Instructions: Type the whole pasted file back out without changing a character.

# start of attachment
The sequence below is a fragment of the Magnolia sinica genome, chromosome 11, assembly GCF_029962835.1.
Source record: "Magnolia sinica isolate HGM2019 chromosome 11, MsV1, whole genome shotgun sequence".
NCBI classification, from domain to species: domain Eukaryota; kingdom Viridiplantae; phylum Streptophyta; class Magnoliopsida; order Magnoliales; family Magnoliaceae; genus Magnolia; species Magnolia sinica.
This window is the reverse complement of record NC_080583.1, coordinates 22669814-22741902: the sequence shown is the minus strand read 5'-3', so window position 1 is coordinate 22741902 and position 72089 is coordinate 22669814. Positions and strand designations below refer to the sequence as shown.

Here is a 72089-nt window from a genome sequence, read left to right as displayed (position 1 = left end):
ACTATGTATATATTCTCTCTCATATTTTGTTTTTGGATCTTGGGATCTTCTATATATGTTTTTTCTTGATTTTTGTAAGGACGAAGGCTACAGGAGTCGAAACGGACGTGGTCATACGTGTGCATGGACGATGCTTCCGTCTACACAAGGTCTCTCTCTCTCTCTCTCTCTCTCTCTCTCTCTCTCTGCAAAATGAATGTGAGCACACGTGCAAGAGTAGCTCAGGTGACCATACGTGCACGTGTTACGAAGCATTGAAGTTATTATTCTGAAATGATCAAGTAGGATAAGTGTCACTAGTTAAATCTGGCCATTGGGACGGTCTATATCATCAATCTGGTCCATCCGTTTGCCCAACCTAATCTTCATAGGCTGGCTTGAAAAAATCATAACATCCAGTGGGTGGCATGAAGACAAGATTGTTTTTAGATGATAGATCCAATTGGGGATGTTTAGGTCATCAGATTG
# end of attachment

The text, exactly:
The sequence below is a fragment of the Magnolia sinica genome, chromosome 11, assembly GCF_029962835.1.
Source record: "Magnolia sinica isolate HGM2019 chromosome 11, MsV1, whole genome shotgun sequence".
NCBI classification, from domain to species: domain Eukaryota; kingdom Viridiplantae; phylum Streptophyta; class Magnoliopsida; order Magnoliales; family Magnoliaceae; genus Magnolia; species Magnolia sinica.
This window is the reverse complement of record NC_080583.1, coordinates 22669814-22741902: the sequence shown is the minus strand read 5'-3', so window position 1 is coordinate 22741902 and position 72089 is coordinate 22669814. Positions and strand designations below refer to the sequence as shown.

Here is a 72089-nt window from a genome sequence, read left to right as displayed (position 1 = left end):
ACTATGTATATATTCTCTCTCATATTTTGTTTTTGGATCTTGGGATCTTCTATATATGTTTTTTCTTGATTTTTGTAAGGACGAAGGCTACAGGAGTCGAAACGGACGTGGTCATACGTGTGCATGGACGATGCTTCCGTCTACACAAGGTCTCTCTCTCTCTCTCTCTCTCTCTCTCTCTCTCTCTGCAAAATGAATGTGAGCACACGTGCAAGAGTAGCTCAGGTGACCATACGTGCACGTGTTACGAAGCATTGAAGTTATTATTCTGAAATGATCAAGTAGGATAAGTGTCACTAGTTAAATCTGGCCATTGGGACGGTCTATATCATCAATCTGGTCCATCCGTTTGCCCAACCTAATCTTCATAGGCTGGCTTGAAAAAATCATAACATCCAGTGGGTGGCATGAAGACAAGATTGTTTTTAGATGATAGATCCAATTGGGGATGTTTAGGTCATCAGATTG